The last time I went out on a run was 2016. Again, I was arrested and sentenced to serve seven years in a New York State Correctional Facility. I admit, I thought my life was over, and I was scared shitless. The thought of spending that much time in prison was impossible to deal with. Although I did make it out alive, there were many moments when I was sure I’d rather lose my life… or take my own life. Once I actually got upstate and accepted the reality of the situation, I took charge of what and how I was going to do it this time. Those seven years away changed everything for me. I became an adult. The woman I am today was uncovered and awakened during those years. I got a college education, found comfort in strangers who I am lucky to call friends today. I became reliable, honest, dependable. And most important to my story…I fell in love. YEAH I KNOW, love in prison? It wasn’t to pass time, it wasn’t to fight boredom and loneliness, it was real and passionate and the most honest thing I have ever experienced. We spent our last four years of our bid’s together. We were the best versions of ourselves. The universe was aligned. I finally had plans for the future. Two girls who had nothing but track marks, went to prison never having met the other, did the time for their crimes, and after what felt like forever, came home as two women rich with love, dreams, goals, a little fear, but even more hope. Life had truly never been so exciting for me. I was never concerned about tomorrow or next month… or time in general. I was eager, thinking about the 5 years ahead and loving someone who loved me just as much back.

Four months and one week after my release, my beautiful girl died. My life had never been so black. She relapsed on meth (not her drug of choice). Her run lasted 15 days. On the 16th day, she shot heroin to come down and she died sitting indian style on the floor of her childhood bedroom. Heroin is not what it used to be; it is straight fentanyl. It gives you no chances. It kills you the first time. No narcan shots… No “just let me enjoy my nod…” There is no coming back from that poison spiked with poison. People were shocked that I didn’t relapse after her death. I am too, if I’m being honest. It was different for me this time. I was sober when I got the phone call. I was sober at her memorial service. I was sober for those two weeks of her meth fueled psychosis. It was heartbreaking watching the person you love most, fall apart. It was exhausting convincing her what she was seeing and hearing was not actually happening. It changed me… it broke me… it scared me far more than heroin and needles and prison ever has. It took me 10 months to start showering on a regular basis, eat normal, and leave the house (occasionally). I honor my beautiful girl by being sober. The memories of her are real and vivid with no heroin haze to louse them up. She deserves it, her presence in my life was a gift, and a gift should be taken care of and not left on a shelf to collect dust. Last month I made my first big outing since her passing. I went to see the band that got me through tough times as a teen, tough times as an inmate, and worse times as a grieving adult. The Coheed and Cambria show was my rebirth. It was the awakening of my soul. When the rain started to fall and mix with my tears (yes… I cried) the soul of that beautiful girl whispered, “It’s okay to still be alive, cut the cord.” Rise, Naianasha (Cut The Cord) is my interpretation of her whispers and I couldn’t be more grateful for the experience I had that night. Being clean is all my doing, with a nod to the people, places, and tragedies along the way. The ongoing survival, through my grief, is the work of me, my guardian angel, and Coheed.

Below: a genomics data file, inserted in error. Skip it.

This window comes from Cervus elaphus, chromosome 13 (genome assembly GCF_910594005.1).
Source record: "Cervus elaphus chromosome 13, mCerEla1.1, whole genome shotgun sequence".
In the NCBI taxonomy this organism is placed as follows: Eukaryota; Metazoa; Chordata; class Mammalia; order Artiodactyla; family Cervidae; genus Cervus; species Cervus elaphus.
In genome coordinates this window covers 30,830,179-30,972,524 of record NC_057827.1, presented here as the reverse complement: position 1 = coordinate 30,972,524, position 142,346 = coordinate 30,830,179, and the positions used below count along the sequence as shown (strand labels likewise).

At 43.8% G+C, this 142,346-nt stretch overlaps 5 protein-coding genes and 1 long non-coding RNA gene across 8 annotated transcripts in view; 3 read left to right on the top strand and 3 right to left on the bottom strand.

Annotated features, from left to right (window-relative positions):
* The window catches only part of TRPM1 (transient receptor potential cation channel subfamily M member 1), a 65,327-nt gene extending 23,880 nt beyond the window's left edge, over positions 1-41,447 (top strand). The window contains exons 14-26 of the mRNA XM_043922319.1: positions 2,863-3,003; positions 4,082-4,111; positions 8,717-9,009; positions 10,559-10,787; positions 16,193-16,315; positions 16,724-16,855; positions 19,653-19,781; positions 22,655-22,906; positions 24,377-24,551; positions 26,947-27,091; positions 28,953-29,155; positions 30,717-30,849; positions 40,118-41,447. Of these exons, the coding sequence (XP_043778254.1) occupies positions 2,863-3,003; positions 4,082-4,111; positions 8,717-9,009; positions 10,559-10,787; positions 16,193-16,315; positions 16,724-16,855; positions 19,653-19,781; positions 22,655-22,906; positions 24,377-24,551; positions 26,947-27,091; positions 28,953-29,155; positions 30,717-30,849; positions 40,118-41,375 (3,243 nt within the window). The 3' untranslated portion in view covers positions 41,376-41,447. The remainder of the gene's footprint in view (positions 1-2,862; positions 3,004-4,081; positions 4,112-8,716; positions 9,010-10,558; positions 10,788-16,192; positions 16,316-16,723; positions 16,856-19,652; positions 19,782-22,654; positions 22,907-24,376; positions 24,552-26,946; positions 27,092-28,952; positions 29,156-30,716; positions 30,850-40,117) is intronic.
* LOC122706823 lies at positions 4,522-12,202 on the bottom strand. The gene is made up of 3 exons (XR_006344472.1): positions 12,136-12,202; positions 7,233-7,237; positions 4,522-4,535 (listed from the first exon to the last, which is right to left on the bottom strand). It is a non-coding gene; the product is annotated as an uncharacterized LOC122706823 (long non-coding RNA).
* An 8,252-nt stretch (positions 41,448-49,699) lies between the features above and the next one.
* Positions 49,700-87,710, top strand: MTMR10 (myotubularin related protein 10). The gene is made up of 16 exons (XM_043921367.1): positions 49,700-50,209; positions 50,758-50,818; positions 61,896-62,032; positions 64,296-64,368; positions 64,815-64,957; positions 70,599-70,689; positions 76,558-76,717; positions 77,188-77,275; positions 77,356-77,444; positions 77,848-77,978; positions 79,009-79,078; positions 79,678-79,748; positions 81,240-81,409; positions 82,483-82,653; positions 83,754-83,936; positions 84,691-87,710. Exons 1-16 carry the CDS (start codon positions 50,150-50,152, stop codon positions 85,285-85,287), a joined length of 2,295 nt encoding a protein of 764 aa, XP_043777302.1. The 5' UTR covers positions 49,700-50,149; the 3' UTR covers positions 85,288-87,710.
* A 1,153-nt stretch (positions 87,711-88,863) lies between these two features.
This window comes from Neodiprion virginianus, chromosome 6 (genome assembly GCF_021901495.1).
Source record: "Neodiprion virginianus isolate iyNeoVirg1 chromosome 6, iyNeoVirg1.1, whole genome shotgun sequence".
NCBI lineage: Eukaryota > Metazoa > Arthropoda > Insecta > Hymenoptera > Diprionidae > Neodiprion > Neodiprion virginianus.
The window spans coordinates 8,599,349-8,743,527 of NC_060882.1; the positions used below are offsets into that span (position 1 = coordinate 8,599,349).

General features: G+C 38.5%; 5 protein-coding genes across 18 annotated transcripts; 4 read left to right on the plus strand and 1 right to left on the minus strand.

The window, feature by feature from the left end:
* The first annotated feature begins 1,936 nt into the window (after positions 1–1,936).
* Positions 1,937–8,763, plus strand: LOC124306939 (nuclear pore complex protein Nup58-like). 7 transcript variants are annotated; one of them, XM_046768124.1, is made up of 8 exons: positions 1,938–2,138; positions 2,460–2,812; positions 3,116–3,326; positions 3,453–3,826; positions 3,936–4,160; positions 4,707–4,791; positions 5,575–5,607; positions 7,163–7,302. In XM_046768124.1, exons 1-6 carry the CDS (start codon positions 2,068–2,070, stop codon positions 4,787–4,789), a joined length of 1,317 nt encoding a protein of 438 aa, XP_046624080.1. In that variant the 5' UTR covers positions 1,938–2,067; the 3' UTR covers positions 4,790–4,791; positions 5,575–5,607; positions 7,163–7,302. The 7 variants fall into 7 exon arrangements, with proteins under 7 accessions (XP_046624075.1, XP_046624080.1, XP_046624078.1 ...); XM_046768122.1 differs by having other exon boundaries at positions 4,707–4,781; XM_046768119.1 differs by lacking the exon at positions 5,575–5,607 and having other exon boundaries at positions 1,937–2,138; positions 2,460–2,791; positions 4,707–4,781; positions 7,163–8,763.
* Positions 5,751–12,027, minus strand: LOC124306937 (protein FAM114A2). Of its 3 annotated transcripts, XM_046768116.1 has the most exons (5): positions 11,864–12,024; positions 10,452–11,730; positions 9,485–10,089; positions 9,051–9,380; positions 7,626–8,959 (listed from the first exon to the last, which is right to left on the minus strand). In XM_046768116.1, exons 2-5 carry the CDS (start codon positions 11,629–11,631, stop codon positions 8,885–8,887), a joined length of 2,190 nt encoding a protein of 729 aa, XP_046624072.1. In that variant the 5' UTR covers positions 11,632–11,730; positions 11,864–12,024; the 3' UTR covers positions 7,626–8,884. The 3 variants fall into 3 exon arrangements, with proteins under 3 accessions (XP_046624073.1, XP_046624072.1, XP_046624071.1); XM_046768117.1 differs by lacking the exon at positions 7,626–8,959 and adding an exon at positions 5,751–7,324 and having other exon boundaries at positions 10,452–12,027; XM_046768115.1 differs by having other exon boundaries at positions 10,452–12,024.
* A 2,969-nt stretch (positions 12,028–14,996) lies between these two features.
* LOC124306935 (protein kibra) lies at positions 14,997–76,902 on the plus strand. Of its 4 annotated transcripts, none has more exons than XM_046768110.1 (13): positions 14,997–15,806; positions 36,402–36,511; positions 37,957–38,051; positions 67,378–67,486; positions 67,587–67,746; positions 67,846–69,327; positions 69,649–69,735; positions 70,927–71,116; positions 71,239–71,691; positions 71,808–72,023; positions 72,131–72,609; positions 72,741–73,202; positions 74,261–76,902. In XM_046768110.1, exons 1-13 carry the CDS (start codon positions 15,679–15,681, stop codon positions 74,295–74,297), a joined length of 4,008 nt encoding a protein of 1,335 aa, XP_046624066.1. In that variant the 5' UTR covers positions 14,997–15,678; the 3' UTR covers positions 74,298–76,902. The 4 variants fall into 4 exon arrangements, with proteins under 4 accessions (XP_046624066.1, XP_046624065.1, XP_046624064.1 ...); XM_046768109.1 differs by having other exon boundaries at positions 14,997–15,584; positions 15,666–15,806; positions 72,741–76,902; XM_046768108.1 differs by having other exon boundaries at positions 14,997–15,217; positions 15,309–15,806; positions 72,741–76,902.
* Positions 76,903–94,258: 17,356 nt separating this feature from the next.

I’ve overdosed, attempted suicide, had the tip of a syringe break and travel through my vein. I’ve been in a solitary confinement cell, been raped, beaten and robbed, and none of that scared me to not pick up again the way it does, knowing that the most beautiful girl in my world is now ashes in the locket I wear around my neck. If you know someone that is using, the saddest thing I can tell you is that you cannot save them.  If you’re the one who is still using, no one can save you but you. All I can hope is that stories like this, that are not stories at all… but real fucking life events, will encourage you think and maybe put pause to your next high. I pray for you not to be a headstone, or the contents of a tiny jar of ashes around the neck of the person who loves you. Most importantly, I pray for you to not be a memory. If you think that no one loves you, you’re wrong. You won’t know it until you’re sober. Feeling love is magic, the only thing in life you don’t have to explain. Love is seeing the universe without a telescope. Sobriety is the gate to endless possibilities, and if I can find the key to open the gate then it’s possible for anyone. To those still sick and suffering, if you don’t think you’ve reached your “rock bottom,” this is your harsh reality check… addiction is an elevator that only goes down. You’re at the bottom whether you know it or not. Although it has its tragedies, life has the potential to be as beautiful as you dream it to be, and you owe it to yourself to see what happens next.